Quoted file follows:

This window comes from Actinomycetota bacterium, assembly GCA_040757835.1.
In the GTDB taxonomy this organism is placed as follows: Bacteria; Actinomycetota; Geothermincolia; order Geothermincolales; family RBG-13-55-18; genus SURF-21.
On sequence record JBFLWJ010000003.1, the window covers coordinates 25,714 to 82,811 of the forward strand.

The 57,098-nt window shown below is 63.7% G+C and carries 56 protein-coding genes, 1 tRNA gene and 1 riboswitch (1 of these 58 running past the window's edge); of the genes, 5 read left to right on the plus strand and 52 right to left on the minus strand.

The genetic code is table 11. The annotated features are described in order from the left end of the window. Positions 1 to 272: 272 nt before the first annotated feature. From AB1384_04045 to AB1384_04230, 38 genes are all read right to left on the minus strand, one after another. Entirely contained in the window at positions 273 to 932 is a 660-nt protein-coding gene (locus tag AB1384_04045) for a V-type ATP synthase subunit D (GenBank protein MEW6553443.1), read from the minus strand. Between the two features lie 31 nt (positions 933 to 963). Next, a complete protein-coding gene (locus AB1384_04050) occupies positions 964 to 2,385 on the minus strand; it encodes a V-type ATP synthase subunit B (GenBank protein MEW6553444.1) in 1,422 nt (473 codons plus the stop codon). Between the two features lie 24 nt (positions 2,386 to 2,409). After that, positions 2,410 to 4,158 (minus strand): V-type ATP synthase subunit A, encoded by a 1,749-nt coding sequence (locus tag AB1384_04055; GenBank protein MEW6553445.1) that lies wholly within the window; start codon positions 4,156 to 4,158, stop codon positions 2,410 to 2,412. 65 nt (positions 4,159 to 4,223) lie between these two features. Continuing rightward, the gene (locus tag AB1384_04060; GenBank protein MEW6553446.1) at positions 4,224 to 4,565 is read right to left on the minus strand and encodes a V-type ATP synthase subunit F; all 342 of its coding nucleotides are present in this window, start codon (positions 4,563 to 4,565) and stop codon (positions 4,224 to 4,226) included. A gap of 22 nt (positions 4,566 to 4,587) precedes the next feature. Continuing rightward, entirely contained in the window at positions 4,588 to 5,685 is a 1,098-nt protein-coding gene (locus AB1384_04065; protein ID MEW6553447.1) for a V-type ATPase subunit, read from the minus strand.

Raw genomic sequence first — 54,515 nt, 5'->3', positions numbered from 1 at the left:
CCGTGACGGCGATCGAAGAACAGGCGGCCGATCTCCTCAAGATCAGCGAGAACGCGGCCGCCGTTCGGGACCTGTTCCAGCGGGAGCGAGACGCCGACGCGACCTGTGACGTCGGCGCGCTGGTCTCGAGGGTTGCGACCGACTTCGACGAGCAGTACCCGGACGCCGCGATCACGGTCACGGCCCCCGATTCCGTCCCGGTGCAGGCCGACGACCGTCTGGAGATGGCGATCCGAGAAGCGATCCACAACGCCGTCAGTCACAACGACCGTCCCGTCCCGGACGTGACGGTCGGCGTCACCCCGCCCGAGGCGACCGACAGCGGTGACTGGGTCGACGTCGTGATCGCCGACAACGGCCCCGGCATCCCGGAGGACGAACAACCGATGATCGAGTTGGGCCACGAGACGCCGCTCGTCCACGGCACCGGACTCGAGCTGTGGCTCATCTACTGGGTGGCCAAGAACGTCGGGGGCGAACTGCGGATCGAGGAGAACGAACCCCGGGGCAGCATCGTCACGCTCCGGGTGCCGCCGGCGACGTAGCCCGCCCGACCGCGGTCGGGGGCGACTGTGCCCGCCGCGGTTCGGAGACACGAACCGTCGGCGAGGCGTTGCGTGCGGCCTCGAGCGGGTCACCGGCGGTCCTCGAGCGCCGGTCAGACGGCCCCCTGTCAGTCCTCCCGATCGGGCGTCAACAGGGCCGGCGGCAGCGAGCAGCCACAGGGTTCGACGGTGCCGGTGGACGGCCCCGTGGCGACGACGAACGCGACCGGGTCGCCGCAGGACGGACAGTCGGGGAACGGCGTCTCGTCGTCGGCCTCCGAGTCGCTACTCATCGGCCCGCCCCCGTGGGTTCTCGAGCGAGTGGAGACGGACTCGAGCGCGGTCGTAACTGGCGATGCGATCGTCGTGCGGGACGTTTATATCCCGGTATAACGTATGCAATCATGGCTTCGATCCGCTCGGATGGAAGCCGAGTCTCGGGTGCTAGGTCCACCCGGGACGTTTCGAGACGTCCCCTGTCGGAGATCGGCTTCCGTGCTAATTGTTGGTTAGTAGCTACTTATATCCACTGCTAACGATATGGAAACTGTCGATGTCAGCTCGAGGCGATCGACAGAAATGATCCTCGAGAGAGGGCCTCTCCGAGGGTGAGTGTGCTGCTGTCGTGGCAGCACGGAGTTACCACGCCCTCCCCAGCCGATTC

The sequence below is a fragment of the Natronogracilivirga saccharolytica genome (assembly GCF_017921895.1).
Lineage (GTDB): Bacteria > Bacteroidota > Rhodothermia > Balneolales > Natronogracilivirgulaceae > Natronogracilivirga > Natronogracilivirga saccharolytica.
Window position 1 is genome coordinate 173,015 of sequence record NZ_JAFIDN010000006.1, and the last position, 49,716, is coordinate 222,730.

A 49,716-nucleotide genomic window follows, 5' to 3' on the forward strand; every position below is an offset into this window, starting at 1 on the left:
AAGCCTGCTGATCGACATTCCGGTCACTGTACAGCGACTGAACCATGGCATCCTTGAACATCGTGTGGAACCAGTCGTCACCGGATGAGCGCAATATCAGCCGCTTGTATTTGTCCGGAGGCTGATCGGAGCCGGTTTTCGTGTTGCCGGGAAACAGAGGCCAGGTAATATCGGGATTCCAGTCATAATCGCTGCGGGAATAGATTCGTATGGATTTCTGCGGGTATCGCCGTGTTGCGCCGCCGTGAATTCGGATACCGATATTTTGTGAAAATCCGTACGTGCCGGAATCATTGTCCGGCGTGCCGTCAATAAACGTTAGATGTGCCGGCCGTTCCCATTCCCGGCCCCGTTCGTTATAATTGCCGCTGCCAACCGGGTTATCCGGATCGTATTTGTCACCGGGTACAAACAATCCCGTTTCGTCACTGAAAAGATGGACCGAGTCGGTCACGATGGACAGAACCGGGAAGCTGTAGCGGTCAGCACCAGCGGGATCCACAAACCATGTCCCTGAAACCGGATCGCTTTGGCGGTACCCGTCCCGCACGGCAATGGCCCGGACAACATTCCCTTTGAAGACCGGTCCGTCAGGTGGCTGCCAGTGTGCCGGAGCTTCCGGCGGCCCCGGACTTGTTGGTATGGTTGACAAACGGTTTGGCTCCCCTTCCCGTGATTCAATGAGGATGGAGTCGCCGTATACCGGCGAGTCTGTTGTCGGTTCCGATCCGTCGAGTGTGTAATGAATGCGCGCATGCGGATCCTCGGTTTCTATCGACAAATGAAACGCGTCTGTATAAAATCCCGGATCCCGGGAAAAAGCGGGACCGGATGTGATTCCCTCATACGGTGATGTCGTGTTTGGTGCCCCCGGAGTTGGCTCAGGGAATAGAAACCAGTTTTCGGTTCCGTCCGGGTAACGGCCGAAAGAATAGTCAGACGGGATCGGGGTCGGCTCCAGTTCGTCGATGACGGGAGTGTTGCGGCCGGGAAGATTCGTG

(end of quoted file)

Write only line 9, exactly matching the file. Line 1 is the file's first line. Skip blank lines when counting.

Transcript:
Lineage (GTDB): Bacteria > Bacteroidota > Rhodothermia > Balneolales > Natronogracilivirgulaceae > Natronogracilivirga > Natronogracilivirga saccharolytica.